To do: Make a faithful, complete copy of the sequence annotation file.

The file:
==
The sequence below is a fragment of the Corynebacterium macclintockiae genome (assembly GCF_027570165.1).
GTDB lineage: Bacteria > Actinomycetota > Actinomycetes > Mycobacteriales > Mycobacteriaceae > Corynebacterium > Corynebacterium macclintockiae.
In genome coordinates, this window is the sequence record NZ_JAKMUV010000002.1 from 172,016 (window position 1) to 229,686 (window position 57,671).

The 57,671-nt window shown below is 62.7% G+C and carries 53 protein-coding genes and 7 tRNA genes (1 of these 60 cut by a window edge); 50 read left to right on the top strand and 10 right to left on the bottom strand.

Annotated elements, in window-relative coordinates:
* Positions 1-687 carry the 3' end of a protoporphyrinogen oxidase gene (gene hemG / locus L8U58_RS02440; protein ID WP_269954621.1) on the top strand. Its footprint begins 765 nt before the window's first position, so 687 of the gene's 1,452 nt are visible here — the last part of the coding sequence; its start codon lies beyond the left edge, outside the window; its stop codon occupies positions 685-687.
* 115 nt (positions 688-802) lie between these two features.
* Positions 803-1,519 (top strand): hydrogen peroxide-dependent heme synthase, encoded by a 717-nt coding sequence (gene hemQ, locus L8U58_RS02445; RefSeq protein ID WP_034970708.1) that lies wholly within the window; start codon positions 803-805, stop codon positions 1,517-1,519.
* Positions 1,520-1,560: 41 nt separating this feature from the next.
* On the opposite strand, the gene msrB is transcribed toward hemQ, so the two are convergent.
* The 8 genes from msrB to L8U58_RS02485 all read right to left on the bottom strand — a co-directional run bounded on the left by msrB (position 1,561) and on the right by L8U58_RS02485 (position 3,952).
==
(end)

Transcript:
The sequence below is a fragment of the Corynebacterium macclintockiae genome (assembly GCF_027570165.1).
GTDB lineage: Bacteria > Actinomycetota > Actinomycetes > Mycobacteriales > Mycobacteriaceae > Corynebacterium > Corynebacterium macclintockiae.
In genome coordinates, this window is the sequence record NZ_JAKMUV010000002.1 from 172,016 (window position 1) to 229,686 (window position 57,671).

The 57,671-nt window shown below is 62.7% G+C and carries 53 protein-coding genes and 7 tRNA genes (1 of these 60 cut by a window edge); 50 read left to right on the top strand and 10 right to left on the bottom strand.

Annotated elements, in window-relative coordinates:
* Positions 1-687 carry the 3' end of a protoporphyrinogen oxidase gene (gene hemG / locus L8U58_RS02440; protein ID WP_269954621.1) on the top strand. Its footprint begins 765 nt before the window's first position, so 687 of the gene's 1,452 nt are visible here — the last part of the coding sequence; its start codon lies beyond the left edge, outside the window; its stop codon occupies positions 685-687.
* 115 nt (positions 688-802) lie between these two features.
* Positions 803-1,519 (top strand): hydrogen peroxide-dependent heme synthase, encoded by a 717-nt coding sequence (gene hemQ, locus L8U58_RS02445; RefSeq protein ID WP_034970708.1) that lies wholly within the window; start codon positions 803-805, stop codon positions 1,517-1,519.
* Positions 1,520-1,560: 41 nt separating this feature from the next.
* On the opposite strand, the gene msrB is transcribed toward hemQ, so the two are convergent.
* The 8 genes from msrB to L8U58_RS02485 all read right to left on the bottom strand — a co-directional run bounded on the left by msrB (position 1,561) and on the right by L8U58_RS02485 (position 3,952).